Initially the field will pump 370,000 barrels of oil per day, but it has the potential to reach a whopping 1.5 million barrels daily – the equivalent of Kazakhstan’s current daily output. Reaching that output target depends on Astana and the consortium agreeing on a strategy for the next phase. In 2011 Astana vetoed a design concept for it, and there is currently no agreed plan in place on how to proceed.

Analysts say some partners are concerned they will not make sufficient profits before their Production Sharing Agreement (PSA) expires in 2041.

“Under the terms of the current PSA, Phase II is uneconomical unless oil prices are high,” Kate Mallinson of London-based consultancy GPW told EurasiaNet.org. “International oil companies are therefore eager to obtain certain guarantees and conditions from [Kazakhstan], including contract extension.”

According to Mynbayev, ConocoPhillips plans to sell its Kashagan stake (the firm refused to comment). Bloomberg has reported that ExxonMobil and Shell are seeking increased stakes and pressuring Astana for a PSA extension beyond 2041, so they can reap the benefits of what they have sowed.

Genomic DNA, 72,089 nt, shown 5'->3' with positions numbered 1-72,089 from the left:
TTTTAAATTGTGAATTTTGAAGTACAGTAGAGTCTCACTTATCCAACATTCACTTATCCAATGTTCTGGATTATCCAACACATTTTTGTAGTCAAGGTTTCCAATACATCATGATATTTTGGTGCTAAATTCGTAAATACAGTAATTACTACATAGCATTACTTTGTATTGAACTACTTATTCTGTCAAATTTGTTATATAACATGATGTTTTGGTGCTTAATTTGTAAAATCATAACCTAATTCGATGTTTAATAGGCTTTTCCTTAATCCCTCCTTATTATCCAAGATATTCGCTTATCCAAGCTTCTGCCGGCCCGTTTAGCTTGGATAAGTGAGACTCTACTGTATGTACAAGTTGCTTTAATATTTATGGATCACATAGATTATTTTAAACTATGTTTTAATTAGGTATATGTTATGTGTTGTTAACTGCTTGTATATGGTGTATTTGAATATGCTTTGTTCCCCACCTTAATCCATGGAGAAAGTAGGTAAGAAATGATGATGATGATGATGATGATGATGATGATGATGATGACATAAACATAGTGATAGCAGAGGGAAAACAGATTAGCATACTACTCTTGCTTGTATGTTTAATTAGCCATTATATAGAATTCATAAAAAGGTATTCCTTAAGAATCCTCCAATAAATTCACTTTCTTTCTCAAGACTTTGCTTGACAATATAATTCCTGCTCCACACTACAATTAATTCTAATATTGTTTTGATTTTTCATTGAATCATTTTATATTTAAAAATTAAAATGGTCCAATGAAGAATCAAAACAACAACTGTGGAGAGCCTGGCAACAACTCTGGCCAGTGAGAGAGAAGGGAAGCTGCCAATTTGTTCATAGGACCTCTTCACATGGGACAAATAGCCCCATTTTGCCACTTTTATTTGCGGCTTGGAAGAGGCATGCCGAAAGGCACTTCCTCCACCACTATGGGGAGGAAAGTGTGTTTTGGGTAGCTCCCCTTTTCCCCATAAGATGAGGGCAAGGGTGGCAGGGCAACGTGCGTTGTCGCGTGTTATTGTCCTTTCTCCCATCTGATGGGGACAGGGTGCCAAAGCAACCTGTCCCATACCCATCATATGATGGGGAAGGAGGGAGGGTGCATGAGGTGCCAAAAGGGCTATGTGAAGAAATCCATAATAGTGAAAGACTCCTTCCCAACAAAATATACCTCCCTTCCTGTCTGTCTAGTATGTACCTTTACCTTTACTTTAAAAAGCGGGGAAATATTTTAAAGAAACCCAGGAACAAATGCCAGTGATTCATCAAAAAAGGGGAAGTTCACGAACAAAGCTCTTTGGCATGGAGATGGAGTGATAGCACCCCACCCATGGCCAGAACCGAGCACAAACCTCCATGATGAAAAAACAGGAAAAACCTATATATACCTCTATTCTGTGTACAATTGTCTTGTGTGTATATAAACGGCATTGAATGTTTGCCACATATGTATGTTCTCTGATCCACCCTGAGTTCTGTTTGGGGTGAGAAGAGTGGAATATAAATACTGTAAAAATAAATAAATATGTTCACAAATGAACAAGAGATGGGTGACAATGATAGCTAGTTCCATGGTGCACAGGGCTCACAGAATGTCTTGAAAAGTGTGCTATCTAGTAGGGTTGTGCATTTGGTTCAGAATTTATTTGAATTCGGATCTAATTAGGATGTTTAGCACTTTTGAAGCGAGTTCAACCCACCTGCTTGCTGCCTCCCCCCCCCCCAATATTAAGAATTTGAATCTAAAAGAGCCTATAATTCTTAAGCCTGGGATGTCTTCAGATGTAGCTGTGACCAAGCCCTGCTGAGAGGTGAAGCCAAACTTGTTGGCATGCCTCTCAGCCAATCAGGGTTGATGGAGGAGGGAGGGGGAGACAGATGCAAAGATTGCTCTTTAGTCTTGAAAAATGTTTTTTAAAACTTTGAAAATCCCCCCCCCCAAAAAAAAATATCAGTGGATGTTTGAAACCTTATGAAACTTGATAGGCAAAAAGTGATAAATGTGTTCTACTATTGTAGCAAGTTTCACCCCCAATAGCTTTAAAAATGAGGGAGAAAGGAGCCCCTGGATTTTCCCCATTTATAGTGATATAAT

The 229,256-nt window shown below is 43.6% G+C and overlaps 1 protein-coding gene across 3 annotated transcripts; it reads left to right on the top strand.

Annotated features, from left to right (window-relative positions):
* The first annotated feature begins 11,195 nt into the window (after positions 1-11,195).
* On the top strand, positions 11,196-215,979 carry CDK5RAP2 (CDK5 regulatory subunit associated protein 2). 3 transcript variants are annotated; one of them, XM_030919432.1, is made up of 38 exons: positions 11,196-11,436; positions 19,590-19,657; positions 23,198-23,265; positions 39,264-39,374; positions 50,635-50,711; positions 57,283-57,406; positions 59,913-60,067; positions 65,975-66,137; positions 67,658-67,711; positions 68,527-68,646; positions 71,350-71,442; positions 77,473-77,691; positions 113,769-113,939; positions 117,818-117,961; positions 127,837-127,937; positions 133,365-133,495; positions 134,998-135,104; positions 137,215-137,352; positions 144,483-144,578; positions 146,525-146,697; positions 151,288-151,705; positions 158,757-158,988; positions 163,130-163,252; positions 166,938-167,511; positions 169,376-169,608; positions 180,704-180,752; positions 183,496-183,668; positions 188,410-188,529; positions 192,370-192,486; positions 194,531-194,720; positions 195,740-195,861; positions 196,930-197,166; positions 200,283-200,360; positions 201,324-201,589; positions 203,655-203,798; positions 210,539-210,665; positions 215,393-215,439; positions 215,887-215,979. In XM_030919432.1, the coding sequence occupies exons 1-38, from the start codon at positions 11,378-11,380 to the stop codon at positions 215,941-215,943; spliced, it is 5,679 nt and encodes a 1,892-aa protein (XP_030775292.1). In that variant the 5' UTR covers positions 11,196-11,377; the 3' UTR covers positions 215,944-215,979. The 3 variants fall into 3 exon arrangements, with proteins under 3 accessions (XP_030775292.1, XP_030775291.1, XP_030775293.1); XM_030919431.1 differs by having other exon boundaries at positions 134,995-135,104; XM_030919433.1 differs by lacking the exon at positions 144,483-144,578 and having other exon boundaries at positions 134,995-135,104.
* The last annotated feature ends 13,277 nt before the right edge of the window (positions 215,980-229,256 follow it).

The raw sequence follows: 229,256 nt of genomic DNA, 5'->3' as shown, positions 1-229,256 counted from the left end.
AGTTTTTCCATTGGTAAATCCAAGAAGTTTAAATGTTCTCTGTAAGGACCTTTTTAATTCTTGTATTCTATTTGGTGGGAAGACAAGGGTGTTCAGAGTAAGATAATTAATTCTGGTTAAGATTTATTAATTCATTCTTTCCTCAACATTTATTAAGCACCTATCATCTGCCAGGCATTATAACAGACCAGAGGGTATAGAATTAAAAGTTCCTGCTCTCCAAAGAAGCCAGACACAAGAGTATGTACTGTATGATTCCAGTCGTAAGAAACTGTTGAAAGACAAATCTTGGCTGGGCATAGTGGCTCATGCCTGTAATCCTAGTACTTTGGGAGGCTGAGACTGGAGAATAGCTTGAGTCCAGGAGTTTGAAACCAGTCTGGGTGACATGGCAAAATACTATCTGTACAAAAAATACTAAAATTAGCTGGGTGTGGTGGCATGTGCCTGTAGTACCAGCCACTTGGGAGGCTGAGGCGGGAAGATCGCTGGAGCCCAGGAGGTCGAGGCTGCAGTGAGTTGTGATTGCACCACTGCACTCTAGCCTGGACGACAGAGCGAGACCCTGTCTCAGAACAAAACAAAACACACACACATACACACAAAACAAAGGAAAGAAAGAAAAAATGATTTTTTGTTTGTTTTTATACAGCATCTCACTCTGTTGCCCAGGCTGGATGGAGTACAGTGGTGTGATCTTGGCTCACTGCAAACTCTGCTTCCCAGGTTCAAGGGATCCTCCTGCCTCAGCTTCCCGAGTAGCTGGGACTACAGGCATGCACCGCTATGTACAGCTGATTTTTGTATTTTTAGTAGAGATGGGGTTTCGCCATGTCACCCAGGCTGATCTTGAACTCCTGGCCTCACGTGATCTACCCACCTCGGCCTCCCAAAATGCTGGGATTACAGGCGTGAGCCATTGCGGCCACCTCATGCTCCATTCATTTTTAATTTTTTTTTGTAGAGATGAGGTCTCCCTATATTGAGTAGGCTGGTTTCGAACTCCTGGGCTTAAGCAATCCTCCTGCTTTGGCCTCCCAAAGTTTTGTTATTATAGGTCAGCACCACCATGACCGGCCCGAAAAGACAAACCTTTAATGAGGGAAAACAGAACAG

When EurasiaNet.org sought comment from Shell, company representatives referred inquiries back to NCOC. Representatives of ExxonMobil, meanwhile, declined to comment on “rumors or speculation,” adding that it “plans to remain a major investor” in Kazakhstan. INPEX was the only partner to confirm to EurasiaNet.org that it would “continue to participate” in Kashagan. Total and Eni did not respond to requests for comment.

NCOC representatives brush aside suggestions of trouble ahead. “I don’t think anybody wants to say ‘we’re not going invest further in this field’,” says Guenot. “It’s a gigantic field.”

When the black gold starts flowing, it may be hard to find a way back. “The oil,” Guenot says, “is not going to go away.”

Editor's note: Joanna Lillis is a freelance writer who specializes in Central Asia.